"Exor and News Corp will approach minority partners and key stakeholders in the sport," a joint Exor and News Corp statement read.
"There can be no certainty that this will lead to an approach to F1's current owners."
F1's owner CVC Capital Partners insists the sport is not "for sale".
"CVC can confirm that it has recently received an approach from the Exor News Corporation consortium," said private equity firm CVC, which paid £1.8bn to buy F1 in 2006.
The company went on to reveal in a statement that Murdoch's son James had been the News Corp representative.Continue reading the main story Dan Roan,
BBC sports news correspondent
Any Exor/NewsCorp bid for F1 faces serious challenges. The Concorde Agreement, the contract by which all 12 teams currently agree to race in F1, stipulates that the sport will be shown on free-to-air television wherever possible, thus preventing Murdoch from showing F1 on Sky exclusively in the UK. Nor, at present, is a team owner allowed to control the sport. Exor's links to Ferrari via Fiat raises serious questions on that basis too. However, the agreement is up for renewal at the end of next year and the rules could change.
"James Murdoch has informed us that the approach is friendly, at a very preliminary stage, and that they acknowledge that Formula 1 is privately owned by CVC and not currently for sale.
"CVC recognises the quality of Exor and News Corporation as potential investors, but any investment in Formula 1 will require CVC's agreement and will need to demonstrate that it is in the interest of the sport and its stakeholders, taken as a whole."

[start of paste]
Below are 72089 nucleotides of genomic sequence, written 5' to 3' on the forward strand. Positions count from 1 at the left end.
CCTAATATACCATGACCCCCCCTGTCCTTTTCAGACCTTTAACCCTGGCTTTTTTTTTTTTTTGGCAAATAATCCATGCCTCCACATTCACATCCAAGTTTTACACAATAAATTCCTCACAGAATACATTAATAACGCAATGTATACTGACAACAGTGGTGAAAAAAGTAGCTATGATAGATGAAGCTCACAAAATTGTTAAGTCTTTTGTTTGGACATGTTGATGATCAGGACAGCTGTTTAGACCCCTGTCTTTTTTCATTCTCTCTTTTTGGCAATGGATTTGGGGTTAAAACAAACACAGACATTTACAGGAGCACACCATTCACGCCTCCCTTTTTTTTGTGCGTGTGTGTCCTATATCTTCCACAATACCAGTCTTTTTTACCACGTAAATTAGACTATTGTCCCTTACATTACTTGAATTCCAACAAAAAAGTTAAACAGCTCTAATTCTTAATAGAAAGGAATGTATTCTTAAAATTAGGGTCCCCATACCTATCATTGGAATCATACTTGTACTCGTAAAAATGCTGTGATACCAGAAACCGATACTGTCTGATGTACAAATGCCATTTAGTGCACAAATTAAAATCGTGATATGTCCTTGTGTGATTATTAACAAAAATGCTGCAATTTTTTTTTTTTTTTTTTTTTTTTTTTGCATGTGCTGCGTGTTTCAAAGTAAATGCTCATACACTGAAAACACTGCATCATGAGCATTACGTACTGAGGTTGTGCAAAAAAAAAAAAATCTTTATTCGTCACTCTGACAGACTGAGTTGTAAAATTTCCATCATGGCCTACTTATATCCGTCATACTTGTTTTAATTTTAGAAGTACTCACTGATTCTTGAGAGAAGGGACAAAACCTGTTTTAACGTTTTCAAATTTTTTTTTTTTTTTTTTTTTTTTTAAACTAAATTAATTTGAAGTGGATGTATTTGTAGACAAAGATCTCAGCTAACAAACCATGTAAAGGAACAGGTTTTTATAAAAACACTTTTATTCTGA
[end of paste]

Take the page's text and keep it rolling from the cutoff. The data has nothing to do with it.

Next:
Any takeover would involve changes to the Concorde Agreement, a commercial arrangement involving the racing teams, CVC and the sport's governing body, the FIA.
This agreement says that the sport should be shown on free-to-air television where possible.
However, the agreement runs out at the end of 2012, and the signatories are in the process of negotiating a new one.
The BBC has the UK broadcasting rights to F1 until 2013.
Last month Bernie Ecclestone, who runs F1 on behalf of CVC, dismissed reports that News Corporation was in talks with Mexican billionaire Carlos Slim, who sponsors the Sauber team, to buy F1 as "rubbish".
And on Tuesday the 80-year-old Ecclestone questioned the likelihood of a News Corp bid succeeding.
"Personally, I know CVC don't want to sell, so it's going to be a bit difficult," said Ecclestone. "I can see CVC in for the long haul, absolutely, 100%.
"If somebody came along and offered them a lot more money than it's worth, they [CVC] would obviously say 'Sit down, let's have a chat'. But I get the distinct feeling that's not going to happen.
"I can't understand why a company as big as News Corp need to keep looking for partners. First it was Carlos Slim, and now we've a new one."
Exor is the holding company of the Agnelli family and has a controlling 30% stake in carmaker Fiat Group, which is the majority owner of F1 team Ferrari. Exor also holds a 60% stake in Serie A side Juventus.
News Corp, which owns 39% of broadcaster BSkyB and is trying to buy the rest of the company, could face regulatory hurdles if it took on broadcasting rights.
In 1998, News Corp tried to buy the Manchester United football team but was blocked by the Competition Commission because of Sky's dominance in broadcasting the sport.
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